“Can you suggest a good telescope for a beginner”?
That’s a question I get all the time at One-Minute Astronomer.
It’s tough to give one answer that fits everyone. But if you’re thinking of getting your own telescope, here are some rules of thumb to keep in mind so you get the best equipment to fit your needs…
- Please, please don’t buy a cheap department-store telescope that advertises amazingly-high magnification (>300x), and which is mounted on a spidery tripod that causes the image of any object to shake and wobble until you feel woozy. Just. Stay. Away.
- You can spend a few hundred dollars on a good scope, or a few thousand on a great scope. But as a guideline, you shouldn’t buy a telescope that costs less than $300. You’ll be disappointed with the results. If you can’t afford that much, save a few more dollars, or stick with binoculars for now.
- Don’t worry about magnification. A telescope’s most important feature is aperture… the diameter of its main light-collecting lens or mirror. More aperture gives you a brighter image and lets you see finer detail. It’s just the laws of physics. I suggest your first scope should have an aperture of at least 80-90 mm. Otherwise, the images you see will be too dim and fuzzy.
- Bigger aperture means higher cost and a bulkier telescope. I’ll leave budgeting up to you. But keep in mind the size and weight of a telescope, and how far you have to move it to your main observing site. Some excellent beginner scopes might be 4-5 feet long, 8-9 inches wide, and have two main parts, each of which weighs 30 lbs or so. Can you store and move all that? If not, consider a more compact telescope. You might give up some aperture. But a big scope isn’t any good if you can’t use it.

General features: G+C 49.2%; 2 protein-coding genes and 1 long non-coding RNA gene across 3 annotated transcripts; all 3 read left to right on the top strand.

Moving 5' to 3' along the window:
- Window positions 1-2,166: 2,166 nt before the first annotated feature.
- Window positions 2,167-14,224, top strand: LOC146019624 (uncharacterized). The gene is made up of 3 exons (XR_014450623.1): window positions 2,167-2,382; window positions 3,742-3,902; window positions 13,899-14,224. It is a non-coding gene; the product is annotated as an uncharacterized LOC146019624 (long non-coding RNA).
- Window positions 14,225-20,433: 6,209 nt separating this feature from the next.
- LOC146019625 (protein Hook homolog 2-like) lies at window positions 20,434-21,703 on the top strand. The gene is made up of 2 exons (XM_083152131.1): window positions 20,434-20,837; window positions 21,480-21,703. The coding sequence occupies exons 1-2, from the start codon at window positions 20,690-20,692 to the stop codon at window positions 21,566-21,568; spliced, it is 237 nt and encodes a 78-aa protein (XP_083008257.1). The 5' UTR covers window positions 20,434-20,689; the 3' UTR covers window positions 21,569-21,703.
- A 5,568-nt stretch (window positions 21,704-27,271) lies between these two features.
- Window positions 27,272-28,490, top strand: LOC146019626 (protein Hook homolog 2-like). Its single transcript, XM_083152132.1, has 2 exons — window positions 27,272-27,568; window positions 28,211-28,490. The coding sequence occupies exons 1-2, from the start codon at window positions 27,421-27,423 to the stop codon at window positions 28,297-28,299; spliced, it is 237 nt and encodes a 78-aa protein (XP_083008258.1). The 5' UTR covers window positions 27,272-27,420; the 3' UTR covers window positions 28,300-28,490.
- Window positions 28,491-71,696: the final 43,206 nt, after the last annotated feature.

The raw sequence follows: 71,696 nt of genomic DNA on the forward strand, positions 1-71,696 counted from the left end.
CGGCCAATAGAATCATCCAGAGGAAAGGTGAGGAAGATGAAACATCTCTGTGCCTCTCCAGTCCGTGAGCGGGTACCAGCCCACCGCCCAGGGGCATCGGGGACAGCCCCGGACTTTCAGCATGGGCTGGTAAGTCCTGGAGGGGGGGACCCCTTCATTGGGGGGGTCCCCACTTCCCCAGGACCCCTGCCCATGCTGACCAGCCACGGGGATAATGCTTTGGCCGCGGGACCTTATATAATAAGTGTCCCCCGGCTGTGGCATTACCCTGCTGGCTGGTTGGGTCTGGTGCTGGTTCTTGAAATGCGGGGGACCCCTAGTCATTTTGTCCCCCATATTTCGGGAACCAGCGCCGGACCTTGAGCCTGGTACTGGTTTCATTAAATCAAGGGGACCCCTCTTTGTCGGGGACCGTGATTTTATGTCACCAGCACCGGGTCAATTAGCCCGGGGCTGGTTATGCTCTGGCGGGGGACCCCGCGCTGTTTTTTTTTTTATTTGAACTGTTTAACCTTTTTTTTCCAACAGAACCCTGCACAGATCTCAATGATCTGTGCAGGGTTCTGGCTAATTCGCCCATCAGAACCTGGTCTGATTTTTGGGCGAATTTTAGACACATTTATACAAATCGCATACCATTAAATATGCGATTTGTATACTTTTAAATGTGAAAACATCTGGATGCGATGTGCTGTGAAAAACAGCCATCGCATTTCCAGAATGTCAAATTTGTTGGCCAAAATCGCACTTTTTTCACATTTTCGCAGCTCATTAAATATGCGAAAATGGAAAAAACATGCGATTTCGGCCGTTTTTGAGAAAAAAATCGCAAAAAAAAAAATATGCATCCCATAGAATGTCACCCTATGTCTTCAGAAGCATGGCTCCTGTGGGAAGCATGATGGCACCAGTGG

You can get more tips and ideas for choosing a telescope and accessories with this series of videos by Anacortes Telescope….
And back in 2008, I wrote a couple of articles that give some options for beginner’s telescopes and accessories.
Here’s a set-up you can get for about US$500.
And here’s a set-up you can get for about US$1,500.
You don’t need to get these exact telescopes and accessories. But these or similar scopes will serve you well over many years under the stars.
And remember… the best telescope isn’t necessarily big or expensive or complicated. The best telescope is the one you want to use every clear night.
NOTE: Once you get a telescope, check out the guide “Secrets of the Deep Sky”, which shows the universe beyond our solar system. Get tips on equipment selection and observing techniques, and take a tour of dozens of lovely sights in the northern and southern hemispheres. Click here to learn more…